The other benefits I’ve found to shopping online and picking up my groceries (besides the convenience) are digital coupons (coupons only available to online customers), and I’m never tempted to pick up “extra” items that I don’t need. (A big problem for me when walking through a store!)

 

Plus, every once in a while, you get an extra blessing—like brand-name pasta at generic prices.

 

So this week’s tip: Try online shopping, pick up your groceries, and STAY FAITHFUL!! You can do this!

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Tip #12 Buy luxury items on sale

 

That’s this week’s tip: Buy luxury items on sale.

 

For instance, do we need Snapple peach tea?

 

No, but over the summer months it was a guilty pleasure. Instead of giving it up, when it went on a BOGI sale for $1.50 each we bought enough for the whole summer.

 

It’s also how I afford things like ice cream or the occasional t-bone steak.

 

This is how we allow ourselves little luxuries…only buy on sale and stock up if you can.

 

Do I get some weird looks in the checkout line? Well, yeah, but I just smile and say, “It’s on sale”. Most people understand. (Some even get take advantage of the sale themselves.

 

It not only saves a lot of money, it helps you feel less deprived as you manage your grocery money.


 

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This Week's Frugal Friday Tip: Read the Fine Print

 

“Sale!!!” The words stood out from the sign in bright red. Obviously, they were making such a fuss that this had to be the cheapest price for this item.

 

Only it wasn’t. It was a good price for the smallest version of this item. However, the larger quantity was way cheaper.

 

But how could you know that without using a calculator on every item? (Which, by the way, I am NOT doing—-I’m a busy lady!)

 

Look at the fine print. On almost every item, there is a “per quantity” cost. It may be per square foot, per ounce, or per pound. This is the price you want to compare.

 

Only it wasn’t. It was a good price for the smallest version of this item. However, the larger quantity was way cheaper. the cheapest price for this item. want to compare. -ounce bottle is 12 cents an ounce. That’s almost 40% off!!! So we buy bigger ketchup and save money! Save stuff in different packaging, but we save by reading the fine print!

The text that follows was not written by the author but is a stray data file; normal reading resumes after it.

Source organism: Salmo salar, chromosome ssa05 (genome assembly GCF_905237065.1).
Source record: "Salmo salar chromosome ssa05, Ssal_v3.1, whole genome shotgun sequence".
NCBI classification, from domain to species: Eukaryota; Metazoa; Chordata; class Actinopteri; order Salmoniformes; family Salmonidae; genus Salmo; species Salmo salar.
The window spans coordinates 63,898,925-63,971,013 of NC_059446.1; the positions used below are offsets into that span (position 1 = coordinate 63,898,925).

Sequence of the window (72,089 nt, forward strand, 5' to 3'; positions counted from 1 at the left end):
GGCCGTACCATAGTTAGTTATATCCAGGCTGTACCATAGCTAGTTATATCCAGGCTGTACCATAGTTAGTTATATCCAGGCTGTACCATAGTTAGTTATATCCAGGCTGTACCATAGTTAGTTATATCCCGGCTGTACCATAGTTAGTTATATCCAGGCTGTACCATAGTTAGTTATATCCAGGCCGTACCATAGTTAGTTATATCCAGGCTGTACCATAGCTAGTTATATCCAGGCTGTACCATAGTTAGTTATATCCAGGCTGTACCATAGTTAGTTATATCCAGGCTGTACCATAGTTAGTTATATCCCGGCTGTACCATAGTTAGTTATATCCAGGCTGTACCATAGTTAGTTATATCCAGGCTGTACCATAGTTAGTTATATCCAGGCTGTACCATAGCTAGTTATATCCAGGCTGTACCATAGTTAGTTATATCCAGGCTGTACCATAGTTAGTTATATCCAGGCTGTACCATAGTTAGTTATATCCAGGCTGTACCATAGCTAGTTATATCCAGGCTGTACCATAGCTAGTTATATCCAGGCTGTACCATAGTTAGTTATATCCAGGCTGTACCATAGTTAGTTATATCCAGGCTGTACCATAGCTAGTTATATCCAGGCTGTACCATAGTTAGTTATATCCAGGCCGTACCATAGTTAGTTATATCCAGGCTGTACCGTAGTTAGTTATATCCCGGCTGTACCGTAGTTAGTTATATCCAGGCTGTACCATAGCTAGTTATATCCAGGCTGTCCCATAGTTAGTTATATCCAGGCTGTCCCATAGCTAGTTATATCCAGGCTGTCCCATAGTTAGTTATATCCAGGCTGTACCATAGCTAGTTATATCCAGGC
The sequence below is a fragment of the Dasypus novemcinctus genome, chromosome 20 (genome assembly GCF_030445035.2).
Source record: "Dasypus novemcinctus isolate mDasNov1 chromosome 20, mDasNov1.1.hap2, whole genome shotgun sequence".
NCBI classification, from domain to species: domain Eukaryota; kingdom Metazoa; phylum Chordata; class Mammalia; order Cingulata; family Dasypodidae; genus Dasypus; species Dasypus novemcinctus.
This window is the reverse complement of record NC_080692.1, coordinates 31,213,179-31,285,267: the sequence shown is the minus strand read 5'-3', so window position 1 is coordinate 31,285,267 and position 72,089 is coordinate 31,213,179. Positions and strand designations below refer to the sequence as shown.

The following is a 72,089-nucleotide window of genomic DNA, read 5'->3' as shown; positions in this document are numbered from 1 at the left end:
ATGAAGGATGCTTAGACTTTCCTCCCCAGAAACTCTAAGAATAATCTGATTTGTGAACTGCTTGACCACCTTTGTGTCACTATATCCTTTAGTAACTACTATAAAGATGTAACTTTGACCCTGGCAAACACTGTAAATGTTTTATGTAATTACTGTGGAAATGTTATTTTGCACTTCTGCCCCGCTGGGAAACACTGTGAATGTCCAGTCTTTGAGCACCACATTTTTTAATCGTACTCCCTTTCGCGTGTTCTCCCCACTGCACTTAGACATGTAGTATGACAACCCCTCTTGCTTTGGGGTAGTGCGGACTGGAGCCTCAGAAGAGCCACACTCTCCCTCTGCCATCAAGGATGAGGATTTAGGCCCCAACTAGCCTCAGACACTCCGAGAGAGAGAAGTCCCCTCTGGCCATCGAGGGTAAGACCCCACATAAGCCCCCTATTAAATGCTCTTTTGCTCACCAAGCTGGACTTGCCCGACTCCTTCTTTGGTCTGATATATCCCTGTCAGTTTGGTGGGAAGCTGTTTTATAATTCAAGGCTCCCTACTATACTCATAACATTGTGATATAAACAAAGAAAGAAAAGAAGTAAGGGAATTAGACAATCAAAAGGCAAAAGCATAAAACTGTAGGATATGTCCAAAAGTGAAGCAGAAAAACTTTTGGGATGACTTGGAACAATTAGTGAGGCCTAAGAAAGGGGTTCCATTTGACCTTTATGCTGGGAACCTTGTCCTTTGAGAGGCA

Tip #14  Freeze Leftovers

Do you ever just get tired of cooking?

 

Me, too!!!

 

One way to get a day off once in a while that will also save you money is to freeze your leftovers.

 

Make too much or a roast? Put it in the freezer and eat it next month.

 

Don’t feel like eating that leftover lasagna that’s about to spoil? Wrap it in foil, put it in a freezer bag, and reheat it in two weeks.

 

If you’re living on a tight budget, don’t throw leftover food away. Instead, wrap it in foil, put it in a freezer bag or a ziplock container, and freeze it for another day.

 

I do this with chili all the time. My Dad doesn’t like it, and Jamie and I can’t eat a whole batch ourselves in one sitting. So, after we enjoy it, I put the rest in the freezer, and it makes a yummy, healthy lunch another day.

 

I get a break from cooking, and we don’t waste groceries. I told you, “A freezer is a girl’s best friend!”


 

Tip #15 You can save money buying less processed foods.

Chunk cheese is cheaper than shredded cheese.

A bag of carrots is less expensive than cleaned, shredded carrots.

The stores charge extra for the more convenient items because they pay someone to do the work for you. But when money gets tight, it is best to do these small tasks yourself, and put the money toward more food.


 

Don’t buy something just because you have a coupon.

Someone needs to hear this today! (Trust me, I need to hear it quite often!)

Just because something is on sale or you have a coupon doesn’t mean you have to buy it. This is something my Mom taught me.

I love a good coupon, but sometimes this is a problem. Honestly, it’s not usually groceries for me but household items or clothing. You know the scenario: you weren’t really planning on buying anything, but then an ad pops up on your phone or email.

The deal is AMAZING. Suddenly, you’re thinking about buying something you had no intention of buying a few minutes ago.

“But it’s on sale.”

That’s not the question, the question is, “Do you need it?”

“Would you buy it if it wasn’t on sale?”

Ouch. That one hurts.

However, it’s part of being wise with our money—we don’t have to take advantage of every sale. If you don’t need it, it’s not on sale. Resist temptation and walk away from the sale. Don’t buy things you wouldn’t ordinarily buy just to use your coupon. That isn’t saving money, it is spending extra money.